In a lunchtime reception attended by the glittering alumni of the Open Air Theatre, Regent’s Park, author David Conville today launched an illustrated history of the venue, celebrating its 75th anniversary this year. Among those attending today’s event were Christopher Biggins, Michael Blakemore, Isla Blair, Clement Freud, Edward Fox, Nicky Henson, Celia Imrie, Kate O'Mara and outgoing artistic director Ian Talbot, who steps down in September after 20 years in the job.

David Conville has had a long career associated with the Open Air. First director, then chairman, now honorary president, he has been involved at the Park ever since he joined the theatre company in 1962. In addition to producing, he is an actor, playwright and director. He was awarded an OBE in 1983. The Park: The Story of the Open Air Theatre, Regent’s Park (published by Oberon Books, priced £15) includes a foreword by patron Dame Judi Dench and is dedicated to the theatre’s many “talented actors, directors, designers, technicians and musicians”, who today shared some of their own thoughts and memories about the Open Air.


Speaking to, Kate O'Mara said: “It’s one of the best places to work, it’s like being at school; the memories are equally distant but charming, because it’s like no other place on Earth. I’ve done three seasons here. There’s something about the location, and about being in the Open Air - it releases one. I’ve played lots of wonderful parts here. The audience has always been stalwart and sat through endless amounts of rain. We used to have ghastly schoolchildren, and when we were doing the Dream, at the matinees little boys would borrow mirrors from the girls and put it in the sun so that it blinded you. Charming, isn’t it? But I wouldn’t miss it for anything.. my happiest memories!”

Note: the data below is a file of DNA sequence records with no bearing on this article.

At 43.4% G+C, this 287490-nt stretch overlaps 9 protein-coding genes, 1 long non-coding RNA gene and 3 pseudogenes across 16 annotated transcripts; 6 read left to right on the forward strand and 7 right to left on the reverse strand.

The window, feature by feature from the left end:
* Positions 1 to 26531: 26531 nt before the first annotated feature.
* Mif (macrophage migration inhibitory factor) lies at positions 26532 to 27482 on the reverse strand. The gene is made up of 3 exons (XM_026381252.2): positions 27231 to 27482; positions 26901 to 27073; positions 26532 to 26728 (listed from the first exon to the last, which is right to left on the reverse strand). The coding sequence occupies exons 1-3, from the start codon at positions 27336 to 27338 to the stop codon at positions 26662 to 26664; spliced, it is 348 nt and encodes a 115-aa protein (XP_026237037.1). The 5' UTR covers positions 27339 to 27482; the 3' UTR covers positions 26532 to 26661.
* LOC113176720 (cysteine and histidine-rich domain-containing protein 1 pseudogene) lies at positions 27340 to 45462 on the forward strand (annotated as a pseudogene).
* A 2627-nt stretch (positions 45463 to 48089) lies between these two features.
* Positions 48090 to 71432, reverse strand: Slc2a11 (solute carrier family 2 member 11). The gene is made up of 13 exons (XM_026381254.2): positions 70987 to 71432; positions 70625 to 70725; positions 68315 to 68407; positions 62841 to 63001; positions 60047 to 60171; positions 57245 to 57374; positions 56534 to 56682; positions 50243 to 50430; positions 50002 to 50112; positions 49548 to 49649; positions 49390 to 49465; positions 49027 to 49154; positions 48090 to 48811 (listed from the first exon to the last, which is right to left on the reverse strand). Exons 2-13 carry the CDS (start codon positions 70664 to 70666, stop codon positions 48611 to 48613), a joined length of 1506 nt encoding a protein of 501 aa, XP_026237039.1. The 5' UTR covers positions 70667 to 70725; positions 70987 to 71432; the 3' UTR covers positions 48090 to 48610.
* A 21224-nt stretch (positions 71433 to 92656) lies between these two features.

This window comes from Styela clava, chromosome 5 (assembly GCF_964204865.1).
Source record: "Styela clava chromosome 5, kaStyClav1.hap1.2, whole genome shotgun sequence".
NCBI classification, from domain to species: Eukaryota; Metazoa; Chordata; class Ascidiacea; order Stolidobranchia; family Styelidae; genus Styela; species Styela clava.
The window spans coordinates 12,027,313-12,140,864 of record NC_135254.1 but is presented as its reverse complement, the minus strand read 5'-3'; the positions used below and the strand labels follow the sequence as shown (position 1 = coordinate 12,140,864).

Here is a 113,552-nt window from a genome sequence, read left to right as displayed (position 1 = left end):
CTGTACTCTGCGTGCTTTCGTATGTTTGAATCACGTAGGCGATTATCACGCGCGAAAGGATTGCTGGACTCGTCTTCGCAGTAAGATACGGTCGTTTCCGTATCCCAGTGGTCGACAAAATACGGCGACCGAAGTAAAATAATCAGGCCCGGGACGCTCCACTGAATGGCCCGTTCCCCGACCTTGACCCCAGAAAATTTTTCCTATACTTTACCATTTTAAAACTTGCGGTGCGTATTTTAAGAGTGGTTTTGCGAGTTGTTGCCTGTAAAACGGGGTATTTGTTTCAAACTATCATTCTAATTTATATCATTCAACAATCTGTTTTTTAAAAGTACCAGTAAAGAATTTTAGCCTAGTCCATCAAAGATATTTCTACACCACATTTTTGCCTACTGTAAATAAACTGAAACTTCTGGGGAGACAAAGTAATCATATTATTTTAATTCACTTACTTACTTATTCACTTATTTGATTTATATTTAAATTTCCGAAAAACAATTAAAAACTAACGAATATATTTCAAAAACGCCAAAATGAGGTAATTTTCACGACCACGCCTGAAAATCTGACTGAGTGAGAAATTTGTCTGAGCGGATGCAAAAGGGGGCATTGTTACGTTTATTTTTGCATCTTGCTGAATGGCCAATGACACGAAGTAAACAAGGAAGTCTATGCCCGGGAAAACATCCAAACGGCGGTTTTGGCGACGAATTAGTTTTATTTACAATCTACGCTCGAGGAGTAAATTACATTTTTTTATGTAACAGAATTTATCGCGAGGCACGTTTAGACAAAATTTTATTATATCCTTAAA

Actor/director Christopher Biggins recalled his early experiences of working at the Park with David Conville: “David was the artistic director and he asked me to come here and give my Puck. That particular season I was the best Puck in the Park! I’ve directed and acted here many, many times. It is just one of the best places ever to work. I think, if you can work at Regent’s Park Open Air Theatre, you can work anywhere, because you have to compete with tourists using you as a background to take photographs, animals coming on the stage, birds waddling across! It’s wonderful!”

Olivier Award winner Celia Imrie, who appeared at the venue in the 1977 summer season, reminisced that: “My earliest memories were biking here to the theatre from Fulham and riding round on the Inner Circle on my bicycle with a tape recorder, singing at the top of my voice and crashing into a tree! David gave me my first chance in Shakespeare, where I had previously only been in musicals up until then, so I have an awful lot to thank him for.”

And Edward Fox remembered his time working at the Open Air as being a particularly warm one: “It was the summer of 1976 and because it was so hot we had one half matinee off. We were playing Othello in woolly tights, and quite heavy costumes, so that part of it wasn’t much fun. It was a very, very hot tropical summer, but I have very fond memories of doing the production here.”

This summer’s 75th anniversary repertory season runs until 16 September 2007 with productions of Macbeth, Park perennial A Midsummer Night's Dream (in which Ian Talbot will play Bottom for a tenth time), Gershwin musical Lady Be Good!, children’s show Fantastic Mr Fox and the return of last year’s musical The Boy Friend (See News, 15 Jan 2007).

- by Jake Brunger

To read another first-hand account of today’s event, visit Michael Coveney's blog.